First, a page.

325 South Clara Avenue

    Established in 1994 to enhance public appreciation of  African American and Caribbean American cultures, today more than 150 pieces of art including sculptures and masks from countries of Africa are featured in the permanent gallery. (386) 736-4004, www.africanmuseumdeland.org.

    J.W. Wright Building

    258-264 W. Voorhis Avenue

    This building was constructed in 1920 and designed by architect Francis Miller, who was active in the Florida land boom of the 1920s. The Wright Building is a two-story masonry vernacular structure. Until the 1960s, the building was a cornerstone of a bustling African American business and entertainment district.

    Old DeLand Colored Hospital

    230 N. Stone Street

    The original masonry vernacular building constructed in 1926 was significant in the development of medical services for African American residents of Volusia County. The original building was replaced because of termite damage with a similar-looking one erected in the mid-1990s. A portion of the new building contains the Black Museum. (386) 740-5800, www.deland.org.

    Yemassee Settlement

    Centered around Voorthis, Euclid, Garfield, and Boston Avenue

    The Yemassee area contains some of the oldest buildings (1890s through 1920s) associated with black residential neighborhoods in DeLand. Embodying Late Gothic Revival styling, the Greater Union Baptist Church was constructed at 240 South Clara Avenue in 1893.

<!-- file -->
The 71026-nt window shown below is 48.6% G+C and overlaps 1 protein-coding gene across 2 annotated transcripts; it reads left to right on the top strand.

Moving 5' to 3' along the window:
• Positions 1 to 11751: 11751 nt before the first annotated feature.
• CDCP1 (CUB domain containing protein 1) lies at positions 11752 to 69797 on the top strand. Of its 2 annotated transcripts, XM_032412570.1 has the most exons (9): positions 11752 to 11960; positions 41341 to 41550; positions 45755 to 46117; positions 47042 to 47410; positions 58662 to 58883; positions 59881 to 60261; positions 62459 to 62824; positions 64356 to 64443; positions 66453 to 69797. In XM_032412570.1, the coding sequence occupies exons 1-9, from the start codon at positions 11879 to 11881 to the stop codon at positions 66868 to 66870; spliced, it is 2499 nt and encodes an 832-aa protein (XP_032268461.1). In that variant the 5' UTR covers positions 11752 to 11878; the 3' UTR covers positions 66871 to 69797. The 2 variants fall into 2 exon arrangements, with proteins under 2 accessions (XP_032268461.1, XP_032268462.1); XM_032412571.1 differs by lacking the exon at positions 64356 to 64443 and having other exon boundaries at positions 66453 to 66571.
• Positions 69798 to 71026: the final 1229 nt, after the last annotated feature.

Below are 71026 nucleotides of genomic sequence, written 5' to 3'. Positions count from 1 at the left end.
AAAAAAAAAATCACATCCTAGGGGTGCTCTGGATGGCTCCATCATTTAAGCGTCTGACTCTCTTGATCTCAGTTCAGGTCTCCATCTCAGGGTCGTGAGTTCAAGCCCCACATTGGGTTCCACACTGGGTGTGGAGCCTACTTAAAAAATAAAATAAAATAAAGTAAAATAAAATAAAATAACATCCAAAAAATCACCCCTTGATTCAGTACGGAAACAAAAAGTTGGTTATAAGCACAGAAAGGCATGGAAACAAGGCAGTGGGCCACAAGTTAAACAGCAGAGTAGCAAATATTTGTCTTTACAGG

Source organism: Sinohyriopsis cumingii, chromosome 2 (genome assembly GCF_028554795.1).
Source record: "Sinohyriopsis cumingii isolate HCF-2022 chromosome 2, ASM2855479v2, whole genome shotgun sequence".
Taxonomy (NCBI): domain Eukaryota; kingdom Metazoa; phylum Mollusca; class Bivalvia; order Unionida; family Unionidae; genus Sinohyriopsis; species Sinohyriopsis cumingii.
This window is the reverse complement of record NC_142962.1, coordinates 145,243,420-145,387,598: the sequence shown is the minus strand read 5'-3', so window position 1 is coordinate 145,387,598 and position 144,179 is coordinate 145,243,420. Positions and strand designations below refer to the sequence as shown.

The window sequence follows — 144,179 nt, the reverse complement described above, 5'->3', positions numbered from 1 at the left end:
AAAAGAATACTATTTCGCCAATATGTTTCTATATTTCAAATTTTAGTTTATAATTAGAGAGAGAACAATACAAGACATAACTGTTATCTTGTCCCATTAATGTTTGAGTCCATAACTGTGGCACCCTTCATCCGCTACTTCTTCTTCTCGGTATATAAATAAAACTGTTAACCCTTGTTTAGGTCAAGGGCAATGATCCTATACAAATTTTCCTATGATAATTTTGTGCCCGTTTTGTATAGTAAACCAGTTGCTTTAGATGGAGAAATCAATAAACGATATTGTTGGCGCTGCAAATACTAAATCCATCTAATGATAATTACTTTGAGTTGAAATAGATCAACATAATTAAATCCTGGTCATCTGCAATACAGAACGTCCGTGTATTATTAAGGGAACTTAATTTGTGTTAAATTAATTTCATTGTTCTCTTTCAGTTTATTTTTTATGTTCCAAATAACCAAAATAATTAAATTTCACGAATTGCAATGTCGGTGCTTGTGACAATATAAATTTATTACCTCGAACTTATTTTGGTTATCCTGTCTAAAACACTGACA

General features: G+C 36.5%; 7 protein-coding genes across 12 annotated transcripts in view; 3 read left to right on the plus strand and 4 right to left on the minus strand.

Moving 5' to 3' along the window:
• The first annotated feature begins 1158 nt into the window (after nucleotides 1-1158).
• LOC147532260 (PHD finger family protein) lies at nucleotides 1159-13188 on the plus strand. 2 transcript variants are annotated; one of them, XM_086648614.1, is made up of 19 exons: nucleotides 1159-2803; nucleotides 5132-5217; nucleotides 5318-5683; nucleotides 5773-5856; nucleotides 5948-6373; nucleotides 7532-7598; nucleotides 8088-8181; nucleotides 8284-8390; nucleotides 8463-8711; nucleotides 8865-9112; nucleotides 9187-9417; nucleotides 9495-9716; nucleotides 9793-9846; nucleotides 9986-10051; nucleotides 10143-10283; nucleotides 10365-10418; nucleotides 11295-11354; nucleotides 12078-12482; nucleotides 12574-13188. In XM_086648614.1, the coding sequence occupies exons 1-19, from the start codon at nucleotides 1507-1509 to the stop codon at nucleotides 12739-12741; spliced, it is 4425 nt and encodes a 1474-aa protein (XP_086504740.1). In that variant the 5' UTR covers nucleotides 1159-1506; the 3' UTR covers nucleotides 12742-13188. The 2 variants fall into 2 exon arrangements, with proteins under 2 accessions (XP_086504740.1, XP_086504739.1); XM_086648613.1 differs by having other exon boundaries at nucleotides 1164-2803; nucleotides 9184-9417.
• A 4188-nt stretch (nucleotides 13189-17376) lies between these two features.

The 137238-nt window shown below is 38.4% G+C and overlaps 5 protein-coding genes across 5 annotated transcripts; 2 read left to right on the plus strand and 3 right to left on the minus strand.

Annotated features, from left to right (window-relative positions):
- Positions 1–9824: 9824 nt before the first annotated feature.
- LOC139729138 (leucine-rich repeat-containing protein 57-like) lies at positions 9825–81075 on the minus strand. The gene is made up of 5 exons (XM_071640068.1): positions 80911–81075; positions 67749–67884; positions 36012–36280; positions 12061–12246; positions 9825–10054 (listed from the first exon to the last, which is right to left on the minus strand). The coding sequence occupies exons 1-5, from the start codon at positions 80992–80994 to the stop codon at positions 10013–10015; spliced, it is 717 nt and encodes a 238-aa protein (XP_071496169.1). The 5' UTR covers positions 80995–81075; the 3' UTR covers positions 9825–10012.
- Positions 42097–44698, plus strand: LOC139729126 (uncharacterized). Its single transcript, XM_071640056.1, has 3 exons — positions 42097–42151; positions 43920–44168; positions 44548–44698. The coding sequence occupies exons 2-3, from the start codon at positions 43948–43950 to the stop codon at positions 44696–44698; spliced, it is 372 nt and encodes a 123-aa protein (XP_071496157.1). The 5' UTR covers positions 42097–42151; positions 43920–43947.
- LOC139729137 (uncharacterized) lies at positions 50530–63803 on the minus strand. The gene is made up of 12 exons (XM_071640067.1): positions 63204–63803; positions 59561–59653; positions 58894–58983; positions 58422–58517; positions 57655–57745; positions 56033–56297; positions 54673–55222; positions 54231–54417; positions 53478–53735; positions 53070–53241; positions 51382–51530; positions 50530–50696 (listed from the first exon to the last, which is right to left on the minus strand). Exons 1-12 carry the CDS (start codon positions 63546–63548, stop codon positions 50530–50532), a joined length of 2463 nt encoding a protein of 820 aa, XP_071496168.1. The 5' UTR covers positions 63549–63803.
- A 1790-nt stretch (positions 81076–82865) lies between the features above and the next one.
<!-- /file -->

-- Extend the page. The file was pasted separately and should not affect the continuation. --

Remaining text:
Deltona African American Historic Sites

    Garfield Cemetery

    Garfield Avenue at Lakeshore Drive

    Dating back to the late-19th to mid-20th century, an archeological survey of this African American cemetery has found 13 marked graves.

    African American History in New Smyrna Beach

    Bethune-Volusia Beach

    Highway A1A, 6 miles south of New Smyrna Beach

    Educator Mary McLeod Bethune and other black investors purchased this ocean-front property in the 1940s to develop a black residential resort community and recreation area.

    Black Heritage Museum

    314 North Duss Street

    The Old Sacred Heart/St. Rita (Colored) Mission Church building, constructed in 1899, was one of the few houses of worship for black Roman Catholics in this area, and the only one left standing. Moved to this site, the building now houses exhibits with more than 100 replicas of African American inventions, Florida East Coast Railroad artifacts and photographs from Chisholm High School, the first black school in Volusia county. (386) 478-1934.

    Port Orange Sites

    Freemanville Historic Site

    3431 Ridgewood Avenue

    A state historic marker recognizes this community settled in 1867 by freed slaves after the Civil War. On the second Tuesday in February each year, the City of Port Orange celebrates Freemanville Day, with historic reenactments. www.port-orange.org.

    Mount Moriah Baptist Church

    941 North Orange Avenue

    The last building standing from the Freemanville community, a settlement of freed slaves. Built in 1911, it still serves as a place of worship for descendants of those original settlers.

    Adapted from Florida Black Heritage Trail, published by the Florida Department of State, in partnership with VISIT FLORIDA, copyright 2007. For more information on African American sites, please visit flheritage.com.  Additional information can also be found at: http://www.nxtbook.com/nxtbooks/milesmedia/floridablackheritage/